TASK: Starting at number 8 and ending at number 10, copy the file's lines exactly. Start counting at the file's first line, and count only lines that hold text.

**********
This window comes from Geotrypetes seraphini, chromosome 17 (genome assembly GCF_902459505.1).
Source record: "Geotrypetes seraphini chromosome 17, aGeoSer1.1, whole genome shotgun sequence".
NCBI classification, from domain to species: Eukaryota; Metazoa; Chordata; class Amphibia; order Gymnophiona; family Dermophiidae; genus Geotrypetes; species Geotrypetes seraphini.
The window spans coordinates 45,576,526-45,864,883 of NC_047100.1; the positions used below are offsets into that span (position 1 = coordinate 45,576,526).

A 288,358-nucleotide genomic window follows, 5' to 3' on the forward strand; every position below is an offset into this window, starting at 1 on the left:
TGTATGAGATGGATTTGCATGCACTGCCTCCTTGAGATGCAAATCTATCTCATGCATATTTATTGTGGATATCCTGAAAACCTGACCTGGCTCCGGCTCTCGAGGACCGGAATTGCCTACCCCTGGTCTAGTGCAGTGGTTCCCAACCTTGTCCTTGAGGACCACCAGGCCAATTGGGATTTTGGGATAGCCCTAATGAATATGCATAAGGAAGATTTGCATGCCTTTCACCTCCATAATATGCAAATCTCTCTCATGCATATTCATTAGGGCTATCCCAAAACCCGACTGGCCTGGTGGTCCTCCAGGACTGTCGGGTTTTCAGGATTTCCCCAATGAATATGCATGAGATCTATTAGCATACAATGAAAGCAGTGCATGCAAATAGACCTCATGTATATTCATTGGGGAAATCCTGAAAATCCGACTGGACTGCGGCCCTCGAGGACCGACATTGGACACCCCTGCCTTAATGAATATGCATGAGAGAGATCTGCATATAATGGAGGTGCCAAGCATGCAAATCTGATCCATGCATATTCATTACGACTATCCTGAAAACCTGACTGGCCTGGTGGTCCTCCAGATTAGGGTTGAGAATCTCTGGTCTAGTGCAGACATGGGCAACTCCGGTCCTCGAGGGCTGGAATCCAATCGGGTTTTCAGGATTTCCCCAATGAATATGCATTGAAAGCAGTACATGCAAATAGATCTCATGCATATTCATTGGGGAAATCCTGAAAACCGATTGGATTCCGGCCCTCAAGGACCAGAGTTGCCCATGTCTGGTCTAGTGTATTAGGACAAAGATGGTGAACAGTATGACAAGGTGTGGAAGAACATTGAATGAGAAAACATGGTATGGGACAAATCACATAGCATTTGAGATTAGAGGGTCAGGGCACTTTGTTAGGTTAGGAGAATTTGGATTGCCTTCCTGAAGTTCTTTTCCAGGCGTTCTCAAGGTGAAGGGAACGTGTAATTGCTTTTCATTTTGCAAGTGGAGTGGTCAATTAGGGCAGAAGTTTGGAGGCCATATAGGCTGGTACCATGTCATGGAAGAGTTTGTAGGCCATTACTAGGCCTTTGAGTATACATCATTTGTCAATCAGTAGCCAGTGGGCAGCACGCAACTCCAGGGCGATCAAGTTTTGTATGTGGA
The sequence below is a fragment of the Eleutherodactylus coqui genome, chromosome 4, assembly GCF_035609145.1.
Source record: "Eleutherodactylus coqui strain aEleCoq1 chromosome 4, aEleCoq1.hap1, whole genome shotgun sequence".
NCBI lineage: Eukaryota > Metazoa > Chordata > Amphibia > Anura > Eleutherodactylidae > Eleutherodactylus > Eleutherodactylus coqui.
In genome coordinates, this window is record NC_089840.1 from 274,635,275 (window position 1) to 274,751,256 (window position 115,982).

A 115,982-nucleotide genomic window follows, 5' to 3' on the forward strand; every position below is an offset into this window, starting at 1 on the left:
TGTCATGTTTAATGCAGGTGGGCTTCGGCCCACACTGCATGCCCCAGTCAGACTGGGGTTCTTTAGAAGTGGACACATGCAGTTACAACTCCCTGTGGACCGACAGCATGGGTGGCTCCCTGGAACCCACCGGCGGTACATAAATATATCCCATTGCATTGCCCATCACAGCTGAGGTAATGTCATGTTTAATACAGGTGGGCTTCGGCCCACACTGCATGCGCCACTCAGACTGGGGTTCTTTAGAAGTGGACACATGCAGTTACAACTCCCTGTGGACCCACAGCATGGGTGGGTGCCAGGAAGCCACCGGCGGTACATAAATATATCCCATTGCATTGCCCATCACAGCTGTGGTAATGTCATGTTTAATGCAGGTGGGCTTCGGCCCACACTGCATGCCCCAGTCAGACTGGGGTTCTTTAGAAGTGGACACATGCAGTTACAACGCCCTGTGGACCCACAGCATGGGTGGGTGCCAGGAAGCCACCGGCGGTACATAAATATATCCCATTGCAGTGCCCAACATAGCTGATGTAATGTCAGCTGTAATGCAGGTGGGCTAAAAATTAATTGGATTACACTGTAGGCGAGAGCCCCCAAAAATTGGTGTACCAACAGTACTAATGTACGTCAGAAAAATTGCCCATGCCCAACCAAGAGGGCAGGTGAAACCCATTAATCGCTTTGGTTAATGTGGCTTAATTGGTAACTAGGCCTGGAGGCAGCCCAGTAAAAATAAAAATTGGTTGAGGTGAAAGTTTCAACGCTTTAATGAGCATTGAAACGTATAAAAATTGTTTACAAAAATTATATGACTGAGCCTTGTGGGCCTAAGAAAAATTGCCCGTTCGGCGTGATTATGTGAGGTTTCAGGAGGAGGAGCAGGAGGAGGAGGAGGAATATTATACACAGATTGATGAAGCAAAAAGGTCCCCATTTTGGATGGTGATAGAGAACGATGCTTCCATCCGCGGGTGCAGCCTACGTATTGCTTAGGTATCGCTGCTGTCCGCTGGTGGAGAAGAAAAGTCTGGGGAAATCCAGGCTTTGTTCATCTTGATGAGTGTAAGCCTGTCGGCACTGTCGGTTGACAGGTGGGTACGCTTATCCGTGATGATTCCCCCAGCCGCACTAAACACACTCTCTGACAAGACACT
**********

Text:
Source record: "Eleutherodactylus coqui strain aEleCoq1 chromosome 4, aEleCoq1.hap1, whole genome shotgun sequence".
NCBI lineage: Eukaryota > Metazoa > Chordata > Amphibia > Anura > Eleutherodactylidae > Eleutherodactylus > Eleutherodactylus coqui.
In genome coordinates, this window is record NC_089840.1 from 274,635,275 (window position 1) to 274,751,256 (window position 115,982).